University officials said they aren’t concerned about the direction or momentum of the Life Sciences Initiative, despite the fact that the two people originally chosen to lead it have changed their minds.
Scott Emr, a molecular medicine and biology professor at University of California at San Diego, and biological Jack Dixon were selected in October 2000 to co-direct the LSI.
Since then, both have decided to either stay at, or return to, San Diego. Emr made his decision in January, after former University President Lee Bollinger announced he would be taking over the reins at Columbia University. Last week, Dixon accepted San Diego’s offer to become their Health Sciences Dean for Scientific Affairs.
Dixon, who received his undergraduate degree from the University of California at Los Angeles and his Ph.D. from the University of California at Santa Barbara, said his choice was a personal one and not intended to reflect any doubt regarding the future of the LSI.
“This would be an opportunity for me to give back something to the UC system,” Dixon said in a written statement.
“I will always be proud of what we achieved during my early leadership of the Life Sciences Institute,” he added. “The Institute building is going to be a great place to do science because it was designed by scientists for scientists.”
But before the Institution can really take off, whoever takes over as its director needs to recruit the brightest and the best scientists away from already renowned institutions.
Several officials said recruitment is the biggest challenge facing the LSI.
“It’s up to us now to build the reputation of the Life Sciences Institute here by recruiting the best people,” LSI Associate Director Alan Saltiel said. “The biggest challenge is going to be recruiting great people who share the vision of the Institute.”
To bring professors to the LSI, the University must convince scientists to leave places like UCSD and the Whitehead Institute at the Massachusetts Institute of Technology in Boston, which houses the world’s largest human genome sequencing center.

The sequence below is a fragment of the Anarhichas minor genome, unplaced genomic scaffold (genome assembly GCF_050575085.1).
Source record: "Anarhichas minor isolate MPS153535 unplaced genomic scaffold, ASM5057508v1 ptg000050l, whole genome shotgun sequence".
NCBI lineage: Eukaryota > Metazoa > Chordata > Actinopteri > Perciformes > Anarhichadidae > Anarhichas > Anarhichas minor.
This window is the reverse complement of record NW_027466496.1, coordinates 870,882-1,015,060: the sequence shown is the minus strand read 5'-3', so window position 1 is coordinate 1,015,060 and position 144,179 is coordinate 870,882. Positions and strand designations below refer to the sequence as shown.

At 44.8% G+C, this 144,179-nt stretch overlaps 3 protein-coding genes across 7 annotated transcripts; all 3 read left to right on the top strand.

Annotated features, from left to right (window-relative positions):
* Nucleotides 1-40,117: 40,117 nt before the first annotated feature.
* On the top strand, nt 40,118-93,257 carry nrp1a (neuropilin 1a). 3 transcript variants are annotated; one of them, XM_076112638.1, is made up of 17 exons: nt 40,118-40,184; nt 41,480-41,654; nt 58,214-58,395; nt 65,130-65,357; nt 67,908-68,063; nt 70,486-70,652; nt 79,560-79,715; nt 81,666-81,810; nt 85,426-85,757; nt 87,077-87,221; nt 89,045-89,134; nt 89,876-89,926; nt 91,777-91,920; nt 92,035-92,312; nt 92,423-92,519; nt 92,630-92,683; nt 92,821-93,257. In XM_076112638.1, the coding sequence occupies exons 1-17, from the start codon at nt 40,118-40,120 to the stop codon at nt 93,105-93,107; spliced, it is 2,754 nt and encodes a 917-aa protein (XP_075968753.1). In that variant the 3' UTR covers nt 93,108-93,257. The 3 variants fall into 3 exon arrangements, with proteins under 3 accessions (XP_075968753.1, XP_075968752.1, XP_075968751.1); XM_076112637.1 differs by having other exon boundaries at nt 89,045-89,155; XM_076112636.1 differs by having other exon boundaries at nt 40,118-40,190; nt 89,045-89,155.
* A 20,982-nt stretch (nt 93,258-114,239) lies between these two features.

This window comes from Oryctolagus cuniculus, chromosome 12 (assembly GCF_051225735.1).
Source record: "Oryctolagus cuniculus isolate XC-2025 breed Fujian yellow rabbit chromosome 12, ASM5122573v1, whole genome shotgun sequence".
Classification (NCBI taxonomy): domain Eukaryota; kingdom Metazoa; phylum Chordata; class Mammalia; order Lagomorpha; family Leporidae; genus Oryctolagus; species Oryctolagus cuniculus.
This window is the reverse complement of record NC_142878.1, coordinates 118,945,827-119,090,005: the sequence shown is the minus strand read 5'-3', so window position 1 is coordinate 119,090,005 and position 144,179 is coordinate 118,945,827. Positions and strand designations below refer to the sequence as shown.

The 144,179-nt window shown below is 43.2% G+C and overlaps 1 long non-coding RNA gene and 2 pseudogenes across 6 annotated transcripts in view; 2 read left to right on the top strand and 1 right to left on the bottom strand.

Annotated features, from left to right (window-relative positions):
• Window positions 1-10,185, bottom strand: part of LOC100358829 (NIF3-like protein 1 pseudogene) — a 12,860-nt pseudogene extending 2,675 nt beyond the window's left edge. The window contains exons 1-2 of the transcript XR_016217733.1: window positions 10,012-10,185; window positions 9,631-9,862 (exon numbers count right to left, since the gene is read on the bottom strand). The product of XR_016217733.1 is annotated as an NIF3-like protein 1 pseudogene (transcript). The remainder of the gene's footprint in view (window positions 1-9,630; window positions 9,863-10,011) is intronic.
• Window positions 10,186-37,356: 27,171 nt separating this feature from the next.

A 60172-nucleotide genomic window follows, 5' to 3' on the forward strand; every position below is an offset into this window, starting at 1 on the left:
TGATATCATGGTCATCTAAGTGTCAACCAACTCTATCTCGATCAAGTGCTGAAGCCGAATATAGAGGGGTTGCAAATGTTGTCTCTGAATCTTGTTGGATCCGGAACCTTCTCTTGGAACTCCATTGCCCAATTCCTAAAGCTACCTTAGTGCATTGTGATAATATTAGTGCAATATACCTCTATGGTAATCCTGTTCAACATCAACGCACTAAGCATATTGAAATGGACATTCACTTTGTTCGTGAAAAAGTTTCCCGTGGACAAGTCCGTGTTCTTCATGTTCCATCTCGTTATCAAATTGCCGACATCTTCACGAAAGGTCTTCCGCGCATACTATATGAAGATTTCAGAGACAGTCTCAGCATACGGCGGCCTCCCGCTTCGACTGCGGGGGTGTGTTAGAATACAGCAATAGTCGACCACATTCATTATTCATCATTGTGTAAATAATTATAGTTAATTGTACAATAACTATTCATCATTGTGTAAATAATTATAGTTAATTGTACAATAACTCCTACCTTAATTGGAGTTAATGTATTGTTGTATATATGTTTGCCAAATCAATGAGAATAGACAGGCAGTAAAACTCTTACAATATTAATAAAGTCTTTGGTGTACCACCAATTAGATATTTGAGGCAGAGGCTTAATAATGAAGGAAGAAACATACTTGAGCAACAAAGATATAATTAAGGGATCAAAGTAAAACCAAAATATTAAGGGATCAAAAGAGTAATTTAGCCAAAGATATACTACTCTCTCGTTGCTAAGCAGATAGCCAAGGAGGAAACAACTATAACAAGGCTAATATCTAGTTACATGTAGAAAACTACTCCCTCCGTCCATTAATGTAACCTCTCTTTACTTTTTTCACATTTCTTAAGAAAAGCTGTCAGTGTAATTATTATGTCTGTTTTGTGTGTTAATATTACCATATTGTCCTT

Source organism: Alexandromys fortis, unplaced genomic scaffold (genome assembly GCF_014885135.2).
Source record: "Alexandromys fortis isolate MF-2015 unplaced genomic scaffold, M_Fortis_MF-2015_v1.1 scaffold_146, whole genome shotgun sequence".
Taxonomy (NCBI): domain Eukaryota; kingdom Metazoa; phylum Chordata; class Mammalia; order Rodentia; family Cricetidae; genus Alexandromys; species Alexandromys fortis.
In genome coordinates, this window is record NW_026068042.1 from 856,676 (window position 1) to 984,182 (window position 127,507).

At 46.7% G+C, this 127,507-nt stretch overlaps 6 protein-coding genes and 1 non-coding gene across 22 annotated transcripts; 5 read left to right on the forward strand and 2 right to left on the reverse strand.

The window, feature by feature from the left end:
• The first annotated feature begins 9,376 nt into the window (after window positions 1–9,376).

“There are a number of places around the country that are trying to do similar things,” LSI Managing Director Liz Barry said. “The Whitehead Institute has been around for a while and they’ve really done something special there. But Michigan is really an up-and-coming state in this field. We are a rival for places like that.”
Barry added that because of steps already taken to find a new director for the LSI – the formation of a search advisory committee and a promise from President-elect Mary Sue Coleman that filling the position will be one of her first priorities when she arrives in Ann Arbor Aug. 1 – she does not believe Dixon’s leaving will greatly affect the Institute’s momentum.
“President Coleman has committed to making our decision very quickly,” Barry said. “Because of that, I don’t think we’ll miss a beat.”
But members of the advisory committee said replacing Dixon won’t be easy.
“The time frame is the challenge. We really need to have somebody soon. We should be continuing to hire this year,” said committee member and chemistry Prof. Carol Fierke. “But I think there are a lot of good people both on campus and off campus, so I think it is doable.”
As far as recruiting others, Barry and Saltiel said the LSI has a few qualities going for it, including the strength of the University’s other departments and schools, its financial support, the design of the facility itself, the quality of life in Ann Arbor and the collaborative idea behind the Institute.